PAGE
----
Ed Miliband is challenging the way we do politics. Quite right too

By Emma.
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On Saturday, the Daily Mail published one of the most horrendous example of the dark political arts I have ever come across. Forget Damian McBride, to denigrate (yes Geoffrey – to traduce even) the life of a dead man for political advantage is about as low as it is possible to stoop.

I have written previously about the positive aspects of the Daily Mail. The reasons I have enjoyed reading it in the past and the reasons other do too. The people I know who read the Daily Mail are good people. Conservative (sometimes with a small c, sometimes with a large one) they are people who could best be described as encapsulating the ideals of faith, flag and family. They would all be horrified to see an attack on a dead family member (and especially one who fought in the Royal Navy during the war) be seen as fair political game. It is not, and it should not be.

Ralph Miliband is hardly the first victim of this kind of shoddy journalism nor the Daily Mail the singular perpetrator. Other victims that spring to mind are Cherie Booth and Miriam González Durántez, both of whom have constant attacks made in the media on their jobs, character and choices simply by dint of being married to political leaders.

But tonight, Ed Miliband has drawn a line in the sand. He has demanded – and received – right of reply to the Daily Mail article. In doing so, he may have made one of his strongest interventions yet, changing the way we do politics in this country and making a start on rescuing our debate from the gutter and those who see the role of the press as belonging in that gutter.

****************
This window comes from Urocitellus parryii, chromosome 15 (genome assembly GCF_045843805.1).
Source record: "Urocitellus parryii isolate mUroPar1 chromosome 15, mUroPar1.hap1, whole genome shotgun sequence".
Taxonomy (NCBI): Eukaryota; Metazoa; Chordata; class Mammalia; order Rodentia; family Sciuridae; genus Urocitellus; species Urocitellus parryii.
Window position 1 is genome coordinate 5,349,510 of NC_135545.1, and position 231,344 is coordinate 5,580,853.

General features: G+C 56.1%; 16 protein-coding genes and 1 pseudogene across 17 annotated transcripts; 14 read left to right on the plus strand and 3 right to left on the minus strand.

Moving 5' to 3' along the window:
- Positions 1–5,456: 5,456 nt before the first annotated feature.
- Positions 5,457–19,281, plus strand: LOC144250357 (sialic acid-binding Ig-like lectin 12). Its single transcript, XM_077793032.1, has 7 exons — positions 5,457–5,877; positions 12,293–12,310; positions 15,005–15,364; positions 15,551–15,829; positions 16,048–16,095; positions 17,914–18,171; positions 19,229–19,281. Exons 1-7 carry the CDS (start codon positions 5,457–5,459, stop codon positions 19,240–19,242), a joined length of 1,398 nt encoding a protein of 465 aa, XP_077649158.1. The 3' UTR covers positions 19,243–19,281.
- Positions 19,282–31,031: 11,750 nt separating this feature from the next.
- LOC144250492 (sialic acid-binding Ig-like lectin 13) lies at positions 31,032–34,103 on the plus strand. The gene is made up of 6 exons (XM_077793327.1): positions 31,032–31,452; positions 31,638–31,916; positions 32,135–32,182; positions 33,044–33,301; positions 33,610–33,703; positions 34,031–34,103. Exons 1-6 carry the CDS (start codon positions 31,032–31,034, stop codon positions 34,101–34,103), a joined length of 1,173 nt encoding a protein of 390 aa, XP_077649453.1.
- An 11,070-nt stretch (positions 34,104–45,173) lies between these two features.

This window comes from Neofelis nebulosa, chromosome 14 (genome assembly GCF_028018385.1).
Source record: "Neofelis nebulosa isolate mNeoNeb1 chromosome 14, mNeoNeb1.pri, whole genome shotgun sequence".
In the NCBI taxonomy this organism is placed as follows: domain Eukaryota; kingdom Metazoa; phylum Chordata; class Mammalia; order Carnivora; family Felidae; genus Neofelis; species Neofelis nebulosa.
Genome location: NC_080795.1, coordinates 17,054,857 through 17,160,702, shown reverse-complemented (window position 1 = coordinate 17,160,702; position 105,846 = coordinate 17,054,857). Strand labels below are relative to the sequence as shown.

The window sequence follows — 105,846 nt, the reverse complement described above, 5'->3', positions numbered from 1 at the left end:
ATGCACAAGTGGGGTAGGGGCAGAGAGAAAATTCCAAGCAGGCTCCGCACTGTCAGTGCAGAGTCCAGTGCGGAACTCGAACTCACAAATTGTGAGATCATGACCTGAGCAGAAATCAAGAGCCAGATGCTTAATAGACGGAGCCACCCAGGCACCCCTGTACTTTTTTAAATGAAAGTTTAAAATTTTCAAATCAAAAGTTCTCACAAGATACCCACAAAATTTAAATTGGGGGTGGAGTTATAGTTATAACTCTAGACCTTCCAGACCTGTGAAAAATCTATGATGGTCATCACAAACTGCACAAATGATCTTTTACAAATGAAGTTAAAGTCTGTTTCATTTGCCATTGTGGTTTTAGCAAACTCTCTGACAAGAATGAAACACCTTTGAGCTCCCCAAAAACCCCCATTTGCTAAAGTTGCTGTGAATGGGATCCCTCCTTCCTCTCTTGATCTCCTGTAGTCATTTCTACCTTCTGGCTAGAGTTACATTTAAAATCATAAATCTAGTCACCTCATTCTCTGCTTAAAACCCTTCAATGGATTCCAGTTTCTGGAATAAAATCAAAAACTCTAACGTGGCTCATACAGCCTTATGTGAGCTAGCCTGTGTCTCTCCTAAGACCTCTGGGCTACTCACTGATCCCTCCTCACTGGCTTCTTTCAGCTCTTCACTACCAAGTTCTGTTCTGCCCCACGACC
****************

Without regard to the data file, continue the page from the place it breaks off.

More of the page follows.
Politics is incredibly important. If affects the lives of everyone. But genuine information is hard to come by, informed debate even harder. scrutiny of our politicians – their belief and their personal trustworthiness to deliver on those beliefs is essential. But personal attacks simply put off yet more people from involving themselves in the horrific blood sport that is modern politics.

This is why the MacBride book damages all of us. Not because he had a “smoking gun” (he didn’t) but because his kind of behavior and his odd crowing about it even while claiming repentance makes politics an unattractive place for all but the most godawful macho dick-swingers. Too many good people are put off doing politics well by aggressive people doing it badly.

By challenging the Mail to do politics better – and by making clear efforts to rid Labour of the poisonous briefing culture that MacBride embodied at our worst – Ed is matching plans to democratise Labour’s relationship with union members and expanding the franchise to 16 and 17 year olds. All of these measures and others talk about a new way of doing politics, a popular promise the Coalition made early in their government and have routinely failed to deliver.

The Tory message on Ed is clearly in disarray this week. They don’t know whether to keep calling him weak or start calling him dangerous. Doing both just makes them look daft. But with this move, Ed has shown himself to once again be strong in standing up for what matters – not just to him personally (as his father’s reputation clearly and rightly does) but to all those from every party who want to see a better way of conducting our politics.

Now is the time for those from other Parties to speak up and stand by Ed on this issue. It is too important for all of us who desire a more civil and better informed debate not to.

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4 comments to “Ed Miliband is challenging the way we do politics. Quite right too”

  1. Comment by SimonFa:

    I don’t like the DM at all but that’s bye the bye, its good that he got a right to reply and hopefully there will be more of it.

    However I see what happened as just a continuation of McBride’s arts and more a reflection of big government and the tribalism that you are so proud of. The more we concentrate power in the hands of a few the more desperate people from right and left will become to get and hold it. What we are seeing in the USA is the logical extension of where our politics are going.

    PS You were right on this week’s podcast, the Tory’s marriage tax allowance is barmy and divisive.

  2. Comment by SimonFa:

    Hmm, perhaps I should have thought about this a bit more.

    When Maggie announced that Hayek was what “we” believed, Hayek was studied in many places and denounced as being selfish, capitalist etc. Fair enough.